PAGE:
The reason that it picks the wrong predictor is that, by
chance, this predictor explains a lot of variation (has a large
correlation with the response, here stock returns). The
predictor is useless out-of-sample but looks good within the
estimation sample.
As a result, the model looks better while at the same time
actually performing worse. The result is a biased estimate
of the amount of unexplained variation. RMSE gets
smaller when in fact the model fits worse; it should be
larger – not smaller – after adding this feature.
The biased RMSE, being too small, makes all of the other
features look better; t-statistics of features that are not in
the model suddenly get larger than they should be.
These inflated t-stats make it easier to add other useless
features to the model, forming a cascade as more spurious
predictors join the model. The EverReady bunny.
Protection from Over-fitting
Many have been “burned” by using a method like stepwise
regression and over-fitting. A frequently-heard complaint:
“The model looked fine when we built it, but when we
rolled it out in the field it failed completely. Statistics is
useless. Lies, damn lies, statistics.”
Protections from over-fitting include the following:
(a) Avoid automatic methods
Sure, and why not use an abacus, slide rule, and normal
table while you’re at it? It’s not the computer per se, but
Statistics 622 8-13 Fall 2009
14.
rather the shoddy way that we have used the automatic
search. The same concerns apply to tedious manual
searches as well.
(b) Arrogant: Stick to substantively-motivated predictors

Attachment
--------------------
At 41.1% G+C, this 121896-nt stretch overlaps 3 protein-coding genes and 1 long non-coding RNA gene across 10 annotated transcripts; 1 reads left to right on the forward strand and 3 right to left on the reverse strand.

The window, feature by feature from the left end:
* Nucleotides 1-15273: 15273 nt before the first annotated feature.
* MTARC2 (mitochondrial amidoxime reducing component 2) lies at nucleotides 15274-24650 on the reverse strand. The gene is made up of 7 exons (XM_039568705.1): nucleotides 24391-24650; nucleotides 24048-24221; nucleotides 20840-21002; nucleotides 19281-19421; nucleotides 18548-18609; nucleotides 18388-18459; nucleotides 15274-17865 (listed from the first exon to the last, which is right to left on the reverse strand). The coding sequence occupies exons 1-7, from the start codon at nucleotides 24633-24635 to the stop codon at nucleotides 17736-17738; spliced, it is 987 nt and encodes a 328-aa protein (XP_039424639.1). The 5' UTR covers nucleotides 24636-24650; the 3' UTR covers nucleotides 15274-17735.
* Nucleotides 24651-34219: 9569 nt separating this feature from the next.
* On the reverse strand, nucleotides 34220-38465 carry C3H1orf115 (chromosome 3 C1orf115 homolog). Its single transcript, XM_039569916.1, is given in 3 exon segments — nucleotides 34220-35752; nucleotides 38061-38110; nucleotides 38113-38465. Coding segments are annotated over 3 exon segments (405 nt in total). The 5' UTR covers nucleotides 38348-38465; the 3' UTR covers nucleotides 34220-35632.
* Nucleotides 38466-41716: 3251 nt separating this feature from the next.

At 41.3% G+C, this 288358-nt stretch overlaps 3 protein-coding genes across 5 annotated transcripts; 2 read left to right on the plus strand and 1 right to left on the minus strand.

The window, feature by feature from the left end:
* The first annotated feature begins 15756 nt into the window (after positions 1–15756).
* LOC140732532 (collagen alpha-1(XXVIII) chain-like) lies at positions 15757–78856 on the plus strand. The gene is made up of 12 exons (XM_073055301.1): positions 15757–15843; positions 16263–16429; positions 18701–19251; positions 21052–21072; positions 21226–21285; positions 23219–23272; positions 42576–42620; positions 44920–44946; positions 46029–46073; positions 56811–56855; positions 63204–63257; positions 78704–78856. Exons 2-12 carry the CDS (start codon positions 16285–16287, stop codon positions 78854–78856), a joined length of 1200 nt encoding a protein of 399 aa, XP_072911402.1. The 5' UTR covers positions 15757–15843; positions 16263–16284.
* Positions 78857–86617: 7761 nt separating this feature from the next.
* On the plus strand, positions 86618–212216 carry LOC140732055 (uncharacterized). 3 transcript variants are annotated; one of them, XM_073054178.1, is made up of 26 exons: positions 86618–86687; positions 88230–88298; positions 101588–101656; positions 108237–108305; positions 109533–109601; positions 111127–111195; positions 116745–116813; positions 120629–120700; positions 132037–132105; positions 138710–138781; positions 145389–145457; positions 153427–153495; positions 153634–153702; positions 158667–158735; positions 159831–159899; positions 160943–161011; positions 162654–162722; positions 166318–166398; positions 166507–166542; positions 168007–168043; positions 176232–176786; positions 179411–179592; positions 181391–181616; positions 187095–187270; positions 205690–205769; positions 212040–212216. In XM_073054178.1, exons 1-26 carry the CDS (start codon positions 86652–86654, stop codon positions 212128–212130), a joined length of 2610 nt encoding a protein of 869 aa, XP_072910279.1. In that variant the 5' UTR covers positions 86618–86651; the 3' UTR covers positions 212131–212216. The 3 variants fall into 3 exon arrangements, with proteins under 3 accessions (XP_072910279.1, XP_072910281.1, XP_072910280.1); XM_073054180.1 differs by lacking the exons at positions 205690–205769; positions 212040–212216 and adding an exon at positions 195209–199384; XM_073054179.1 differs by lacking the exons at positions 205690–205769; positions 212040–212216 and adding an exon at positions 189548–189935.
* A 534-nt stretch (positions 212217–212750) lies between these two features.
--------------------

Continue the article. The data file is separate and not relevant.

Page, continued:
Are you so confident that you know all there is to know
about which factors affect the response?
Particularly troubling when it comes to interactions.
Even so, you can use stepwise selection after picking a
model as a diagnostic. That is, use stepwise to learn
whether a substantively motivated model has missed
structure.
Start with a non-trivial substantively motivated model. It
should include the predictors that your knowledge of the
domain tells you belong. Then run stepwise to see whether
it finds other things that might be relevant.
(c) Cautious: Use a more stringent threshold
Add a feature only when the results are convincing that the
feature has a real effect, not a coincidence.
We can do this by using the Bonferroni rule. If you have a
list of m candidate features, then set “Prob to enter” =
0.05/m.
Statistics 622 8-14 Fall 2009
15.
Bonferroni = Right Answer + Added Bonus
What happens in the stock example?
Set the Prob-to-enter threshold to 0.05 divided by m,
number of features that are being considered.
In this example, the number of considered features is
12 “raw” + 12 “squares” + 12×11/2 “interactions”= 90
“Prob to enter” = 0.05/90 = .00056
Remove all of the predictors from the stepwise dialog,
change the “Prob to enter” field to 0.00056, and click go.6
The search finds the right answer: it adds nothing! No
predictor enters the model, and we’re left with a regression
with just an intercept.
None should be in the model; the “null model” is the truth.7
The “technical trading rules” used as predictors are random
noise, totally unrelated to the response.
Added bonus
The use of the Bonferroni rule for guiding the selection
process avoids the need to reserve a validation sample in
order to test your model and avoid over-fitting.
Just set the appropriate “Prob to enter” and use all of the
data to fit the model. A larger sample allows the modeling
to identify more subtle features that would otherwise be
missed.
6
JMP rounds the value input for p-to-enter that is shown in the box in the stepwise dialog, even
though the underlying code will use the value that you have entered.
7
Some of the predictors in the stepwise model claim to have p-values that pass the Bonferroni
rule. Once stepwise introduces noise into the regression, it can add more and more and these look